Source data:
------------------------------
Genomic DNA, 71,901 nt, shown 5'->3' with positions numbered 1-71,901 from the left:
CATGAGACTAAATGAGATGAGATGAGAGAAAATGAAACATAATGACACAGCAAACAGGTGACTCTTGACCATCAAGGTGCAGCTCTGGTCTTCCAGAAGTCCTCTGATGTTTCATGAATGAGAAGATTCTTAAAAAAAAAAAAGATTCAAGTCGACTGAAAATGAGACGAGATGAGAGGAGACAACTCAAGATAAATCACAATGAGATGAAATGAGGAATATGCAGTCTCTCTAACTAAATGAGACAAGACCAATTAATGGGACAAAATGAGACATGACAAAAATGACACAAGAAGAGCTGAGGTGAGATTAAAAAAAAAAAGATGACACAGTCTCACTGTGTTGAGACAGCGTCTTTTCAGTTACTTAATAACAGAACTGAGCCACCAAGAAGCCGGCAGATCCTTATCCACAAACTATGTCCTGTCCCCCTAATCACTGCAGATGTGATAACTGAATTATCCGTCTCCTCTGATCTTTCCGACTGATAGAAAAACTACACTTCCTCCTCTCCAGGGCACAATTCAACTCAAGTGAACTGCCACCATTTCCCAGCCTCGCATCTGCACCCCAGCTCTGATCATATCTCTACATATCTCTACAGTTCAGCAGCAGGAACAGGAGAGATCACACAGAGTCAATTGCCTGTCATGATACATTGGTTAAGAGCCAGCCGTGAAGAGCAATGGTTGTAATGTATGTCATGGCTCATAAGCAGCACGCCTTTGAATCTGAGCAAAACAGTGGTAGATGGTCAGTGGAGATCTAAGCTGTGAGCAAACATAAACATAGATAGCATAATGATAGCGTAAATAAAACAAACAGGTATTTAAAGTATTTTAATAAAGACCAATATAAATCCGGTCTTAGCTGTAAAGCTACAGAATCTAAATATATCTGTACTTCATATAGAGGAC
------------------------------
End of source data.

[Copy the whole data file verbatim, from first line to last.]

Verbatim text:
Genomic DNA, 71,901 nt, shown 5'->3' with positions numbered 1-71,901 from the left:
CATGAGACTAAATGAGATGAGATGAGAGAAAATGAAACATAATGACACAGCAAACAGGTGACTCTTGACCATCAAGGTGCAGCTCTGGTCTTCCAGAAGTCCTCTGATGTTTCATGAATGAGAAGATTCTTAAAAAAAAAAAAGATTCAAGTCGACTGAAAATGAGACGAGATGAGAGGAGACAACTCAAGATAAATCACAATGAGATGAAATGAGGAATATGCAGTCTCTCTAACTAAATGAGACAAGACCAATTAATGGGACAAAATGAGACATGACAAAAATGACACAAGAAGAGCTGAGGTGAGATTAAAAAAAAAAAGATGACACAGTCTCACTGTGTTGAGACAGCGTCTTTTCAGTTACTTAATAACAGAACTGAGCCACCAAGAAGCCGGCAGATCCTTATCCACAAACTATGTCCTGTCCCCCTAATCACTGCAGATGTGATAACTGAATTATCCGTCTCCTCTGATCTTTCCGACTGATAGAAAAACTACACTTCCTCCTCTCCAGGGCACAATTCAACTCAAGTGAACTGCCACCATTTCCCAGCCTCGCATCTGCACCCCAGCTCTGATCATATCTCTACATATCTCTACAGTTCAGCAGCAGGAACAGGAGAGATCACACAGAGTCAATTGCCTGTCATGATACATTGGTTAAGAGCCAGCCGTGAAGAGCAATGGTTGTAATGTATGTCATGGCTCATAAGCAGCACGCCTTTGAATCTGAGCAAAACAGTGGTAGATGGTCAGTGGAGATCTAAGCTGTGAGCAAACATAAACATAGATAGCATAATGATAGCGTAAATAAAACAAACAGGTATTTAAAGTATTTTAATAAAGACCAATATAAATCCGGTCTTAGCTGTAAAGCTACAGAATCTAAATATATCTGTACTTCATATAGAGGAC